Ss infection is a soil transmitted helminth infection with the adult parasite residing in the small intestine and lasting for decades both because of its autoinfective lifecyle and because of its ability to modulate host immunity (13). The role of these (or other) helminth parasites in modulating innate responses such as the IFN response in not clear. To our knowledge, the present study is among the first to examine Type III IFNs in parasitic infection. Our study provides three important findings. First, our data show that Ss infection is associated with increased levels of IFN lambda-1, IFN lambda-2, and IFN lambda-3 in the circulation. This is clearly evident from the data contrasting systemic levels of Type III IFNs in INF and UN individuals. Our study also extends this observation to show that this association of elevated Type III IFNs is directly associated with helminth infection since anthelmintic treatment and presumed cure results in a significant reversal in the systemic levels of Type III IFNs with all three cytokines decreasing significantly. Our study also reveals that not all intestinal helminth infections induce this effect on Type III IFNs. Our examination of circulating as well as parasite—antigen stimulated levels of Type III IFNs clearly reveal no significant association of Type III IFN production with hookworm infections. One possible explanation for this discrepancy between intestinal helminths could be due to the fact that Ss infection has an auto-infective cycle with propensity for extra-intestinal migration.

Type III IFNs are part of the IL-10 superfamily of cytokines. The similarity in structure between IFN-λ and members of the IL-10 family probably reflects a common evolutionary origin as well as the evolutionary restraint caused by sharing a common receptor chain (3). An antagonistic role for IL-10 and type III IFNs has been suggested. Jordan et al. speculated that IL-10 may act as an antagonist to IL-29/IFN-λ1 functions, signifying a highly sensitive IL-10-dependent feedback mechanism that regulates the function of IL-29/IFN-λ1 and/or that IL-10 and IFN-λ compete for the IL-10R2/IL-10Rβ chain in their respective receptors. The IFN-λ receptor (IFNλR) is a heterodimeric receptor made up of IFNλR1 (also IL-28Rα) and IL-10Rβ subunits. Monocytes have been reported to produce IL-10 in response to IFN-λ (20). Inline with this earlier study, our study also demonstrate that INF individuals exhibited higher levels of IL-10. IFN-λ1 signaling also leads to the phosphorylation of STAT3, and Type-III interferon, IFN-λ1, can induce the expression of IP-10 (27). In agreement with earlier study, we have shown that the levels of CXCL10/IP-10 levels were increased in Ss infected individuals. Thus, Ss infection modulates and provokes Type III IFN expression and induces the production of IL-10 and CXCL10/IP-10.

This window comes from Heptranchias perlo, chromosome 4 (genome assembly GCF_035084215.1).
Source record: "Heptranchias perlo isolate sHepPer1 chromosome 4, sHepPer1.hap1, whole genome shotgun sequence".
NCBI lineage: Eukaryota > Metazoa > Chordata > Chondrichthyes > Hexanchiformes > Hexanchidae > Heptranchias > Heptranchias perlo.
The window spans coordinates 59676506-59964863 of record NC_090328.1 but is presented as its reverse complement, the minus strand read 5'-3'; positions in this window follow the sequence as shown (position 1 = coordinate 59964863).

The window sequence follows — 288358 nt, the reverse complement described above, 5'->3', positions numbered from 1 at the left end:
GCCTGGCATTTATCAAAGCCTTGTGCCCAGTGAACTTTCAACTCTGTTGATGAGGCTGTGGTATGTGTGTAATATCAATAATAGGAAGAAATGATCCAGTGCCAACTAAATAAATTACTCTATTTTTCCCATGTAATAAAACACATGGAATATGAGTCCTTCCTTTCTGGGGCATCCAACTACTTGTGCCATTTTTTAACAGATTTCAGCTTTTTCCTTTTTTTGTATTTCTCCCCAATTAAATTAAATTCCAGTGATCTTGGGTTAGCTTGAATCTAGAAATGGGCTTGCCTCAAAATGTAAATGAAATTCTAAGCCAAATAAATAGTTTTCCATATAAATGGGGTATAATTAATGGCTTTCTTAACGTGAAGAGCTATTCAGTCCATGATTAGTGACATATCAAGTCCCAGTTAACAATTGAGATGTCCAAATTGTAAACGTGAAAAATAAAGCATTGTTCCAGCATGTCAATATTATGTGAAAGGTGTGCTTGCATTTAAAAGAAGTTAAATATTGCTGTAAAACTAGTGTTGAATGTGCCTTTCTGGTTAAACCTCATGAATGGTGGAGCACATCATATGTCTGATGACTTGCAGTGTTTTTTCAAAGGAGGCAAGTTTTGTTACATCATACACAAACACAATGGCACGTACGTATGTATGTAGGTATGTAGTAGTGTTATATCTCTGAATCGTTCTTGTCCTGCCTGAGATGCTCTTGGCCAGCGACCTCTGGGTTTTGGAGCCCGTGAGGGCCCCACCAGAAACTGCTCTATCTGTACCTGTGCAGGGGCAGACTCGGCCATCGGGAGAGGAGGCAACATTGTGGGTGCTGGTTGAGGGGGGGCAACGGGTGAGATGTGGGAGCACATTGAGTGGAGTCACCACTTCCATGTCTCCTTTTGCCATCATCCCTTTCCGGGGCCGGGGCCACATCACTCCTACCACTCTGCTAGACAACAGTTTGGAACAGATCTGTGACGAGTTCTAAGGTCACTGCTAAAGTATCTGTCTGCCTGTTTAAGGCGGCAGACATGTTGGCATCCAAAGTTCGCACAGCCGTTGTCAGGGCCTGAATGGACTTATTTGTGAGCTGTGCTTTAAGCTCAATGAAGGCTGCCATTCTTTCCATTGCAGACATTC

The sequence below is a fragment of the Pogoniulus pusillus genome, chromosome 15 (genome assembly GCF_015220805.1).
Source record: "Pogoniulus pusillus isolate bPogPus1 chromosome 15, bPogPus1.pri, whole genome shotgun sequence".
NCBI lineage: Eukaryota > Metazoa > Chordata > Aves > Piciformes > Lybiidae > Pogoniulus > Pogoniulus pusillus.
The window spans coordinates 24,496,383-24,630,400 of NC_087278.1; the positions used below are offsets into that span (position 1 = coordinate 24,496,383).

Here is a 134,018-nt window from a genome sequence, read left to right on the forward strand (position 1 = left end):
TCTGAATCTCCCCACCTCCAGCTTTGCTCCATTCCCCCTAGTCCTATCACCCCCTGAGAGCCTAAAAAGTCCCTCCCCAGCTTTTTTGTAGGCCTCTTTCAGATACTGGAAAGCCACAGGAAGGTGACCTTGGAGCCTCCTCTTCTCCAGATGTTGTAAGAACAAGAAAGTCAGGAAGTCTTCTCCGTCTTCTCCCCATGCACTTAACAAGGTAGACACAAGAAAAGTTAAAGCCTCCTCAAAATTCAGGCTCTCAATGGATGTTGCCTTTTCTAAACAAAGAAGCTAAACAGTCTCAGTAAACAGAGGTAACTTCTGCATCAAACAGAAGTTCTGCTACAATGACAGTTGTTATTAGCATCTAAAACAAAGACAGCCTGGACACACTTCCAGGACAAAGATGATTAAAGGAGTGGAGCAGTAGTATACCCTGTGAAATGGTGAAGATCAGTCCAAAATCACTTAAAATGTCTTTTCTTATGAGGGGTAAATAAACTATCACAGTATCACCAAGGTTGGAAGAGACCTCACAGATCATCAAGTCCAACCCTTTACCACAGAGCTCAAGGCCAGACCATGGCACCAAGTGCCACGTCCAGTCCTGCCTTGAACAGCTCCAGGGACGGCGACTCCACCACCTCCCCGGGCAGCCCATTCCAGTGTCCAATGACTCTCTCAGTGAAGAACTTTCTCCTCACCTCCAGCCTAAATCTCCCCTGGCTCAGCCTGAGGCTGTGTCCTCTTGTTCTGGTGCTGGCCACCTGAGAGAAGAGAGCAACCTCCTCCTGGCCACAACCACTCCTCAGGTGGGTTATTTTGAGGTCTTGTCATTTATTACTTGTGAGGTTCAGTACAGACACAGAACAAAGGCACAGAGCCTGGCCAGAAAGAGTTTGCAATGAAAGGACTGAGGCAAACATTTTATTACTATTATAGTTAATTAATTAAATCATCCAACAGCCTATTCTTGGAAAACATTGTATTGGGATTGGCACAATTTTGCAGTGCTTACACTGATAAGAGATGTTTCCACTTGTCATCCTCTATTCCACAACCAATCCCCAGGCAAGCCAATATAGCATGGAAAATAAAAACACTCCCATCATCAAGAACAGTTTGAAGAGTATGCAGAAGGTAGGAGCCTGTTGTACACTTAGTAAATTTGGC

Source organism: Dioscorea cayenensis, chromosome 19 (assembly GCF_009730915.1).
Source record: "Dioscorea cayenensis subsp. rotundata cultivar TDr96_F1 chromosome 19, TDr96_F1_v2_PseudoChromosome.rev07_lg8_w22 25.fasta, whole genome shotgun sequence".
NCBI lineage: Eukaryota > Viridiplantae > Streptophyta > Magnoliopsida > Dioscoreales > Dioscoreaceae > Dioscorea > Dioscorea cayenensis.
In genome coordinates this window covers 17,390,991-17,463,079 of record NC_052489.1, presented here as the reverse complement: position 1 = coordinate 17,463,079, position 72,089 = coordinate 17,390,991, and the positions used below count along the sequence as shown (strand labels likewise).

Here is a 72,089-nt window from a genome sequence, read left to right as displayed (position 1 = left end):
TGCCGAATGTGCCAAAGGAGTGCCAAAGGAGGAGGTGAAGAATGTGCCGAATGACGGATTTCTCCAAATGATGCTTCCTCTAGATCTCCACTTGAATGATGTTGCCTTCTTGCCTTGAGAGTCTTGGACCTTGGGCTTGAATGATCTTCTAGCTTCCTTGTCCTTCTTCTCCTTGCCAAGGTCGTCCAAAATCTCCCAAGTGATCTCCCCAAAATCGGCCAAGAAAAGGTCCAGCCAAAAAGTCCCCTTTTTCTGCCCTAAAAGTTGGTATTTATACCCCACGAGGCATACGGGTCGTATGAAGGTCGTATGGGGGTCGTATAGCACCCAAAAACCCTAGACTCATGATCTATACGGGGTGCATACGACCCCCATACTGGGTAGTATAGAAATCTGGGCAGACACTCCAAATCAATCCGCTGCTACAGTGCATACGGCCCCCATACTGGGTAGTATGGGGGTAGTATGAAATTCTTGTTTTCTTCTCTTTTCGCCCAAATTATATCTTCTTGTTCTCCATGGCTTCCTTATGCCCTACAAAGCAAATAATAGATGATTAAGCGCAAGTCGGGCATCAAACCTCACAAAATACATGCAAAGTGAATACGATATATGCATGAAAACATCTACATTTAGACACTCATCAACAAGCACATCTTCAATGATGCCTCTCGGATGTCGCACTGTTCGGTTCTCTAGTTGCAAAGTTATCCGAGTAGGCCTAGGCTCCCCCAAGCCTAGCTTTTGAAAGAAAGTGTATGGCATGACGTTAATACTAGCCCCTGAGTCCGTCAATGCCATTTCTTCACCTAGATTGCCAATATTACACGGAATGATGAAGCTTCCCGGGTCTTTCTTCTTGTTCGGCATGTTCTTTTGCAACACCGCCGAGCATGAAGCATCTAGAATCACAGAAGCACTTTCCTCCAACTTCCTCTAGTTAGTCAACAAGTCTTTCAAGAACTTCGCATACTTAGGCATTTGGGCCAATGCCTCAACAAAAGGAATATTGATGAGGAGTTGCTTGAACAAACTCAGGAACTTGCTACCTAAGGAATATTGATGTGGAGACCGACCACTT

Secondly, our study provides a mechanistic basis for the upregulation of Type III IFNs by demonstrating the induction of these cytokines by parasite antigens in INF individuals. The crude somatic antigens from Ss larvae presumably contain pathogen associated molecule patterns and therefore act as stimulants for the production of Type III IFNs. This is consistent with previous reports demonstrating the presence of a spectrum of helminth secreted proteins that act on host receptors including Toll like receptors or C-type lectin receptors (28). These include molecules such as ES-62 from Acanthocheilonema vitiae, that interacts with TLR4 (29) and excreted-secreted antigens from Onchocerca volvulus, that interacts with TLR2 (30). Interestingly, we did not observe any significant enhancement in the production of Type III IFNs upon non-parasite antigen (PPD) stimulation, indicating the infection specific nature of this immune response. Again, as with the systemic cytokines, our data also demonstrate a substantial reduction in the production of Type III IFNs from whole blood culture supernatants of INF individuals following treatment. This indicates and corroborates our first observation on the direct association between Type III IFN induction and Ss infection. At this stage, we do not have any evidence for the role of these cytokines in Ss infection. It is tempting to speculate, based on previous evidence that Type III IFNs help in maintaining the integrity of the epithelial barrier, that this barrier integrity is the main role for Type III IFNs in this intestinal helminth infection. In addition, Type 2 cytokines, including IL-4 are known inducers of Type III IFNs and in turn, Type III IFNs can modulate Type 1/Type 2 cytokine responses (7, 31, 32). Hence, it is possible that the predominant Type 2 environment in Ss infection drives the augmented Type III IFN response.